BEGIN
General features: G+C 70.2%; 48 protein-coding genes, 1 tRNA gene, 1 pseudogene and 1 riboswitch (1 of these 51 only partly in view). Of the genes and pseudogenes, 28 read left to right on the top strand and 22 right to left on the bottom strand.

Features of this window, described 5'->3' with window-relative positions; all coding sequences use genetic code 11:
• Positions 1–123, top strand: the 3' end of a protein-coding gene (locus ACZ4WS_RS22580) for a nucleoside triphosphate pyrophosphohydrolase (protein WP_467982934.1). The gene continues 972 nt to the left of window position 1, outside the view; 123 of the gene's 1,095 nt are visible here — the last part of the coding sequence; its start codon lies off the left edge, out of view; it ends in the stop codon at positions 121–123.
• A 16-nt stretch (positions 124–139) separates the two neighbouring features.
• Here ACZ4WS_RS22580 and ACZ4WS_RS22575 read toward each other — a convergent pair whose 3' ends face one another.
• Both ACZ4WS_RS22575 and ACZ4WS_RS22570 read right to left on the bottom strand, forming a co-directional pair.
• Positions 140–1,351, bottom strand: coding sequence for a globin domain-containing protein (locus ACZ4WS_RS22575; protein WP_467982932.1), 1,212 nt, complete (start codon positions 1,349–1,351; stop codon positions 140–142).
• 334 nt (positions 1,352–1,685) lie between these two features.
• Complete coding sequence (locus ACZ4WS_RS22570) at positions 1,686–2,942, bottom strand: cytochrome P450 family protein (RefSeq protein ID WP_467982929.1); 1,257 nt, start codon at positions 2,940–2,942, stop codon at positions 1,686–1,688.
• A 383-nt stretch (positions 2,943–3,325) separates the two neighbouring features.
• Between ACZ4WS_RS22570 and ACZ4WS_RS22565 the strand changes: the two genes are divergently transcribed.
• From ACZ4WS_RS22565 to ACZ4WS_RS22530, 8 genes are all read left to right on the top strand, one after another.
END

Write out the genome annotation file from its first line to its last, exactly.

General features: G+C 70.2%; 48 protein-coding genes, 1 tRNA gene, 1 pseudogene and 1 riboswitch (1 of these 51 only partly in view). Of the genes and pseudogenes, 28 read left to right on the top strand and 22 right to left on the bottom strand.

Features of this window, described 5'->3' with window-relative positions; all coding sequences use genetic code 11:
• Positions 1–123, top strand: the 3' end of a protein-coding gene (locus ACZ4WS_RS22580) for a nucleoside triphosphate pyrophosphohydrolase (protein WP_467982934.1). The gene continues 972 nt to the left of window position 1, outside the view; 123 of the gene's 1,095 nt are visible here — the last part of the coding sequence; its start codon lies off the left edge, out of view; it ends in the stop codon at positions 121–123.
• A 16-nt stretch (positions 124–139) separates the two neighbouring features.
• Here ACZ4WS_RS22580 and ACZ4WS_RS22575 read toward each other — a convergent pair whose 3' ends face one another.
• Both ACZ4WS_RS22575 and ACZ4WS_RS22570 read right to left on the bottom strand, forming a co-directional pair.
• Positions 140–1,351, bottom strand: coding sequence for a globin domain-containing protein (locus ACZ4WS_RS22575; protein WP_467982932.1), 1,212 nt, complete (start codon positions 1,349–1,351; stop codon positions 140–142).
• 334 nt (positions 1,352–1,685) lie between these two features.
• Complete coding sequence (locus ACZ4WS_RS22570) at positions 1,686–2,942, bottom strand: cytochrome P450 family protein (RefSeq protein ID WP_467982929.1); 1,257 nt, start codon at positions 2,940–2,942, stop codon at positions 1,686–1,688.
• A 383-nt stretch (positions 2,943–3,325) separates the two neighbouring features.
• Between ACZ4WS_RS22570 and ACZ4WS_RS22565 the strand changes: the two genes are divergently transcribed.
• From ACZ4WS_RS22565 to ACZ4WS_RS22530, 8 genes are all read left to right on the top strand, one after another.